Some 100 gunmen from a "community police" force in Mexico's Michoacán state on Jan. 12 seized the town of Nueva Italia—precipitating a shoot-out with gunmen from the Knights Templar cartel who had been in control there. Two members of the vigilante force were wounded before the Templarios retreated, leaving the "community police" in control of thw town. It is unclear if there were casualties on the cartel's side. It seems there were no "official" police in the town, nor any army troops. Traveling in a convoy of pick-up trucks and armed with rifles, the "community police" also seized several hamlets in Parácuaro, Apatzingán and other municipalities—where several trucks and other vehicles deemed to belong to cartel collaborators were burned. Jan. 10 saw a confrontation for control of the municipal palace in the center of Apatzingán. The vigilantes also briefly set up a roadblock on the coastal highway, where more vehicles were stopped and burned—a total of 13 across the state in three days of violence.
"Community police" groups now operate in 15 of Michoacán's 113 municipalities, charging that the "official" authorities have surrendered to the cartels—or are outright collaborating with them. The force that seized Nueva Italia is said to have come from the nearby municipality of Tepalcatepec. Increasingly, the Mexican media use the term "autodefensas" to refer to the movement—ominously, the same word used by the blood-drenched right-wing paramilitaries in Colombia. The Tepalcatepec Community Police on their Facebook page display photos of the opening days of the offensive, showing some of their followers wearing professionally printed shirts emblazed with the words "GRUPO DE AUTODEFENSA" (self-defense group). Captions read, "MICHOACAN EN GUERRA" (Michoacán at war). (Al Jazeera, AFP, Jan. 13; BBC News, Reforma, Jan. 12; EFE, Jan. 11)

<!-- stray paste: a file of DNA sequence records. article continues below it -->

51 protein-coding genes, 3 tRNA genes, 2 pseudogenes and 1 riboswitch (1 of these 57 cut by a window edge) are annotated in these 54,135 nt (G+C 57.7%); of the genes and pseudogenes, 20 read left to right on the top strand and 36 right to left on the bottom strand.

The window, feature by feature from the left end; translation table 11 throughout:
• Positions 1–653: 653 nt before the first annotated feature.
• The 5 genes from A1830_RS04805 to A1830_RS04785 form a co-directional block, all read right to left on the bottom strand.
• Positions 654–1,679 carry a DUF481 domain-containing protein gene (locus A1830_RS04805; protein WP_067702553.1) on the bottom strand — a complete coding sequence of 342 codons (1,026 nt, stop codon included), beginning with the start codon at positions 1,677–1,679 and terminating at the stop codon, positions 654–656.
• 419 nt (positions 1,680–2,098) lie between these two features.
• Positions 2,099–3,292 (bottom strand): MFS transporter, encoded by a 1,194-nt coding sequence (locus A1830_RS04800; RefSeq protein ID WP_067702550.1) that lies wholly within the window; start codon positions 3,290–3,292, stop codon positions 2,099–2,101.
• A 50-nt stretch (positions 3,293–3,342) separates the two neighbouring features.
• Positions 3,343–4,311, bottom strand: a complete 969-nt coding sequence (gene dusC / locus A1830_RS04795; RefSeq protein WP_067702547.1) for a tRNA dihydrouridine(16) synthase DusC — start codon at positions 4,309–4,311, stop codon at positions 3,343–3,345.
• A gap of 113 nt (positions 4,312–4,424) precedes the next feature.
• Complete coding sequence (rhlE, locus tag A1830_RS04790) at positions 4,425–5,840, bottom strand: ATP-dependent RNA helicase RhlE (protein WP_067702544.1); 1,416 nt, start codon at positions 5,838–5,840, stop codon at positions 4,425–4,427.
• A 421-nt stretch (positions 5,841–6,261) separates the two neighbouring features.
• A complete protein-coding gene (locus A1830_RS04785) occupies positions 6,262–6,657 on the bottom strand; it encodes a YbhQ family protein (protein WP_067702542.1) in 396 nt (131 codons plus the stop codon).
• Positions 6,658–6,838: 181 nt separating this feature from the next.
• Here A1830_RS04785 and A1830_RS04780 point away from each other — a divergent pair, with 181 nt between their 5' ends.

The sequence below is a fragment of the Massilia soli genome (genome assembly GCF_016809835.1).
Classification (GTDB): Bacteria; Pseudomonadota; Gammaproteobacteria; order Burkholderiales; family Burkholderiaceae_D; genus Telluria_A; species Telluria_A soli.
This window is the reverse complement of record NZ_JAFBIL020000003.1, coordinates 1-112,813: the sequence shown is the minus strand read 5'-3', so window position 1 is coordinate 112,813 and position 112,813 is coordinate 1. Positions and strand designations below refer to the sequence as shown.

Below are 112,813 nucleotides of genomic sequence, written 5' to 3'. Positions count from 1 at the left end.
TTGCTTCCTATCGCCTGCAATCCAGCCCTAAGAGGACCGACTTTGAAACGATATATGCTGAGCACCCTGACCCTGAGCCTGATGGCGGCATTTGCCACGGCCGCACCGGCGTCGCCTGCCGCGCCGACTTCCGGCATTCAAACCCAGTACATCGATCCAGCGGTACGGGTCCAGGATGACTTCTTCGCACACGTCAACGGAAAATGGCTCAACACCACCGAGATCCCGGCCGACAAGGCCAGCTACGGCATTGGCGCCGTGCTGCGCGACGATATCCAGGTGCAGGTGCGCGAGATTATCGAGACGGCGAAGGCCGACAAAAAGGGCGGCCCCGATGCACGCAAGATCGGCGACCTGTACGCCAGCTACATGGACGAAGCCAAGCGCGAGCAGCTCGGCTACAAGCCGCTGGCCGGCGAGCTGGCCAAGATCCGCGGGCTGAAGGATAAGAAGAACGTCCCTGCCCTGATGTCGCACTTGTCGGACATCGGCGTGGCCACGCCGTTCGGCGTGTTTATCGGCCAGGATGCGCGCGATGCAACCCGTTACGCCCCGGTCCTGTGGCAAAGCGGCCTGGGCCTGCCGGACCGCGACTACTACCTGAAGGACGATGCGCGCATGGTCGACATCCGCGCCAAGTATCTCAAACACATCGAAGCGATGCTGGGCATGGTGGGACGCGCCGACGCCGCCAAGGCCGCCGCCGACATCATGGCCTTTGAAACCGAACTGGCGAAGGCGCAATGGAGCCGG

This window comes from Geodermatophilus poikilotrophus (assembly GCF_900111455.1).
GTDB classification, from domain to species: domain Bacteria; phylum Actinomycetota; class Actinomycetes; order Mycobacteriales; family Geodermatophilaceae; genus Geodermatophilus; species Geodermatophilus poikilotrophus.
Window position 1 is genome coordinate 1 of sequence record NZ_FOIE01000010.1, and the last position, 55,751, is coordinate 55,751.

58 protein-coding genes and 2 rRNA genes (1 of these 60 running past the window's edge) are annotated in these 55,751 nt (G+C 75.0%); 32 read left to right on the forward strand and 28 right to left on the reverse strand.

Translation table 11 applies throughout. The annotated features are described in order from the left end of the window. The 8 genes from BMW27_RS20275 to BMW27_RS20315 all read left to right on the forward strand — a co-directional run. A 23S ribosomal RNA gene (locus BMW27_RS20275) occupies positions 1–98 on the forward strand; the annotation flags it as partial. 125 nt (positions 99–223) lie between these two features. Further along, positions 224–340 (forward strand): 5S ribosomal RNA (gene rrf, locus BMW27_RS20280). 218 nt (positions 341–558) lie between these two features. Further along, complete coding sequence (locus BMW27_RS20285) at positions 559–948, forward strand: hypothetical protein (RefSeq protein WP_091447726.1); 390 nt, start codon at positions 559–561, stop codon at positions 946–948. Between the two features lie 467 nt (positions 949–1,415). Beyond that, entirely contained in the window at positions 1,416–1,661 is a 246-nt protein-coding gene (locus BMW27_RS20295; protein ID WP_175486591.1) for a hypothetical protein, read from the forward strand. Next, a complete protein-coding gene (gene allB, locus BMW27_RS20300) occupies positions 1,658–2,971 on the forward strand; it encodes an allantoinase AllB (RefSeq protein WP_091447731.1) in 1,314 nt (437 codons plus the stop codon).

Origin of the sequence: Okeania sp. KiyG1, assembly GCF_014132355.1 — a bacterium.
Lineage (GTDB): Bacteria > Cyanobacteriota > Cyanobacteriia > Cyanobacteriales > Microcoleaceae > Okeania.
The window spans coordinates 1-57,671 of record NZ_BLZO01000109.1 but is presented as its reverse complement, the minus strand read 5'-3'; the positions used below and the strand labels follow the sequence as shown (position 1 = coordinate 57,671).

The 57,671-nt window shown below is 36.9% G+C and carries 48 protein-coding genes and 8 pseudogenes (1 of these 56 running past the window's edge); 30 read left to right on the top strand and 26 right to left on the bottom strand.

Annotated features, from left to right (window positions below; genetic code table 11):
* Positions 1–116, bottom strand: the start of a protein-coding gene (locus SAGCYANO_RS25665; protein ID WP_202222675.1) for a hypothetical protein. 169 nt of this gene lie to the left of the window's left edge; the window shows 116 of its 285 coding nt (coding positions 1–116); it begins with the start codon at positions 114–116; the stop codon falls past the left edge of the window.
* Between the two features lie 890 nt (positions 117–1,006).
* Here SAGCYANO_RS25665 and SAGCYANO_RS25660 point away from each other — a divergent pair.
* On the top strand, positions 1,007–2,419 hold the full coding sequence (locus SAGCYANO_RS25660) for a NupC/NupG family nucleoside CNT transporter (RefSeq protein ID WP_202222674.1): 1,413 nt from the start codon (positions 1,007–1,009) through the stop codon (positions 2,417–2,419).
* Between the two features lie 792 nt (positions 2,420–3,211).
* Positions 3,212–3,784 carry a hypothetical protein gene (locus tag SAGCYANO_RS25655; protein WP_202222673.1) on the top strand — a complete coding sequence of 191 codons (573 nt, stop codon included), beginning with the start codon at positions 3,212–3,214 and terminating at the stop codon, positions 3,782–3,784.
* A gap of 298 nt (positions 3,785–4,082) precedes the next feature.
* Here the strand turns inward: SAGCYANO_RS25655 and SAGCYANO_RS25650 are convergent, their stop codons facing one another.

But in the neighboring (and even more conflicted) state of Guerrero, the Regional Coordinator of Community Authorities and Community Police (CRAC-PC) issued a statement rejecting a recent report from Mexico's National Human Rights Commission (CNDH) which found that the "community police" movement was becoming an illegal paramilitary network. CRAC-PC leader Eliseo Villar Castillo said that the "community police" operate legally, citing a Guerrero state law allowing establishment of auxiliary police patrols. Last month, some 500 armed "community police" members held a public march in the Guerrero town of Ometepec to mark the anniversary of the law's passage 18 years ago. (Vanguardia, Dec. 23; Milenio, Dec. 19; Excelsior, Dec. 17; Excelsior, Dec. 15)